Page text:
Saint Valentine (also known as Valentinus) refers to one of several martyred saints of ancient Rome. The feast of Saint Valentine was always celebrated on February 14 by the Roman Catholic Church until a revised calendar was issued in 1969, due to the Second Vatican Council. It is now celebrated largely as a secular holiday throughout the world with little religious connection.
There is much that is not known about St. Valentine. His very origins are murky as his birth date and birthplace are unknown. Valentine’s name does not even occur in the earliest list of Roman martyrs. This list was compiled by the Chronographer of 354.
The feast of St. Valentine was first decreed in 496 by Pope Gelasius I. Even then the exact identity of the man is still unknown as the saint whose feast was celebrated on the day now known as St. Valentine’s Day was possibly one of three martyred men named Valentinus. We do know that he lived in the late third century, during the reign of Emperor Claudius II.
It is believed that the St. Valentine who is celebrated was either a priest in Rome, a bishop of Interamna (modern Terni) or a martyr in the Roman province of Carthage. Each has a different date given for their martyrdoms: 269, 270, or 273. The confusion is understandable since the name was a popular one in late antiquity.
While the truth still remains hidden there are legends and myths that have arisen from the works of St. Valentine. One of the most often repeated is that during imprisonment by the Emperor Claudius the priest Valentine healed the jailor’s daughter who visited him often. Before his death in prison he sent her a note signed, “From your Valentine”. It is believed that many of the current legends surrounding Valentine appear in the late Middle Ages in France and England, when the feast day of February 14 became associated with romantic love. But is is believed that Valentine was buried on February 14th. Regardless of the naysayers, St. Valentine remains the patron saint of lovers.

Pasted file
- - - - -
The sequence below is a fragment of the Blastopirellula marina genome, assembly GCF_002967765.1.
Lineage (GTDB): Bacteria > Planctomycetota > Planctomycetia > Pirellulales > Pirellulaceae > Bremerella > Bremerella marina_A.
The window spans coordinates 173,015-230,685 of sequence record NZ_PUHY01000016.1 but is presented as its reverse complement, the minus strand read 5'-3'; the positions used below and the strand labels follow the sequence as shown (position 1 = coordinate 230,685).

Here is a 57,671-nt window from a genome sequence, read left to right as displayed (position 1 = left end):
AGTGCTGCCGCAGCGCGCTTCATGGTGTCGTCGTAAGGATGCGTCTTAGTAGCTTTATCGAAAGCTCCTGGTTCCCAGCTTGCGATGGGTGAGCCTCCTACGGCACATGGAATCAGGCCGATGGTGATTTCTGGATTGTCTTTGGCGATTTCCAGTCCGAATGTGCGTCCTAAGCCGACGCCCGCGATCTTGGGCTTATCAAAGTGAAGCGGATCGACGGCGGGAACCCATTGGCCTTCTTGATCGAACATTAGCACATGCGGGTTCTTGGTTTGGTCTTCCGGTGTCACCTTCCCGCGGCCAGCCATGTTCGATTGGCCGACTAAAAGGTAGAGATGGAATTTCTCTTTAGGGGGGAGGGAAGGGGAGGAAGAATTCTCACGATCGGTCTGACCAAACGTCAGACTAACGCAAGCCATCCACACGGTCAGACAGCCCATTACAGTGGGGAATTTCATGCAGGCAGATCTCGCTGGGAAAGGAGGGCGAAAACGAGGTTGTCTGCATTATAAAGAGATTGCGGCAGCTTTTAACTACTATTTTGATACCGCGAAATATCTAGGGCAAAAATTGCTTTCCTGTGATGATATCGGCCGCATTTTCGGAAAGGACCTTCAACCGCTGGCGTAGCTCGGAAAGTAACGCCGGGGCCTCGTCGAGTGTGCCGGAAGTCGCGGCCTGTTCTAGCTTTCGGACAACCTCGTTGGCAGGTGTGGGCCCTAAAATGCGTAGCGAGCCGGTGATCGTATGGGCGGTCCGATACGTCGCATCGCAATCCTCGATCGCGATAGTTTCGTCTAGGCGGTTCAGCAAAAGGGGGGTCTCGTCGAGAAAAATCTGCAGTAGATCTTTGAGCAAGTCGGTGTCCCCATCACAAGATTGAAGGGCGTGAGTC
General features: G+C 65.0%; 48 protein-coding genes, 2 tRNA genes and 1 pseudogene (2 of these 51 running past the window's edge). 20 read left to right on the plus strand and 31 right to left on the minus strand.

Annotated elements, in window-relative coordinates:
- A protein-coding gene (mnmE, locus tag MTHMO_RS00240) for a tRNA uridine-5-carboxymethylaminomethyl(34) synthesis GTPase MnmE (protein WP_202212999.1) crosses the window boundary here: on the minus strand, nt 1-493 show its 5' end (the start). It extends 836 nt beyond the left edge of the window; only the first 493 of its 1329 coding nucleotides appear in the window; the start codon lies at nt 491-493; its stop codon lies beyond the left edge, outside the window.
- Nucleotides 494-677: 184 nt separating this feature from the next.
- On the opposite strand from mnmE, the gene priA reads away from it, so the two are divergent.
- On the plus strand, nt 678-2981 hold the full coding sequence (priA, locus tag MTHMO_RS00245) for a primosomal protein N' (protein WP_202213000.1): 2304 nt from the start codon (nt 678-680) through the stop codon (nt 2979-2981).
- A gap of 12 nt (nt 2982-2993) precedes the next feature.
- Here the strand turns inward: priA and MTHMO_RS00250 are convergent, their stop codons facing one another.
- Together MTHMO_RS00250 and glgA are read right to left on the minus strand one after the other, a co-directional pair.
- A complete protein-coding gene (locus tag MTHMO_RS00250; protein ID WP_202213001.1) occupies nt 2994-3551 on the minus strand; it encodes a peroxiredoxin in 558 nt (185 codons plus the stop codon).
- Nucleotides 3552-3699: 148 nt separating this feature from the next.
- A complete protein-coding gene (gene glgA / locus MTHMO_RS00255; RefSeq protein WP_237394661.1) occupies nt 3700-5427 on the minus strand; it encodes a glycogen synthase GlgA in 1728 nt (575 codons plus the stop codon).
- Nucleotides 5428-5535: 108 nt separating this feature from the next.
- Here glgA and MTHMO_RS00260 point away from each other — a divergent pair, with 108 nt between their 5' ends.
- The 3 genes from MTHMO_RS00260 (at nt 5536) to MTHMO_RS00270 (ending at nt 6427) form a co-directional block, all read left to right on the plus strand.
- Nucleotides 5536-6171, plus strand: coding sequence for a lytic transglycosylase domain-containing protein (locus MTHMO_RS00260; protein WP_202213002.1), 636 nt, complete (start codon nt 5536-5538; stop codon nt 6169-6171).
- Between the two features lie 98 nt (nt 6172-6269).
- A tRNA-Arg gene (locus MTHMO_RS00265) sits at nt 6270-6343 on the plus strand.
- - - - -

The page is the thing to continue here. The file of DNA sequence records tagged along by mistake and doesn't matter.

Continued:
Other stories place Valentine as the heroic rescuer of tortured prisoners. It is believed that he was intrumental in helping free prisoners who were being kept and tortured by the Romans for their Christian beliefs. Another story has Valentine performing secret marriages for young lovers. This happened after Emperor Claudius in an attempt to have young, single and unattached men fill the ranks of his army had to oulaw marriage to cut down on the complications of having his soldiers leave wife and family behind. Upon hearing about Valentine’s defying him Claudius ordered him to be imprisoned. It is only speculation, but with so many common threads running through each story (prison, soldiers, marriage, love etc.) it has lead some historians to theorize that each story is true and about the same man. Unfortunately we will never know!
In 1836, the relics that were exhumed from the catacombs of Saint Hippolytus on the Via Tiburtina, (which was then near Rome), were identified as St Valentine. They were then placed in a gilded casket, and transported to the Whitefriar Street Carmelite Church in Dublin, Ireland, to which they were donated by Pope Gregory XVI. Today tourists visit the saintly remains on St. Valentine’s Day, when the casket is carried in solemn procession to the high altar for a special Mass dedicated to young people and all those in love.
Regardless of his orgins St. Valentine stands today as a symbol of the power of love: the power of love that has not dimmed or changed through the ages of man and down through time.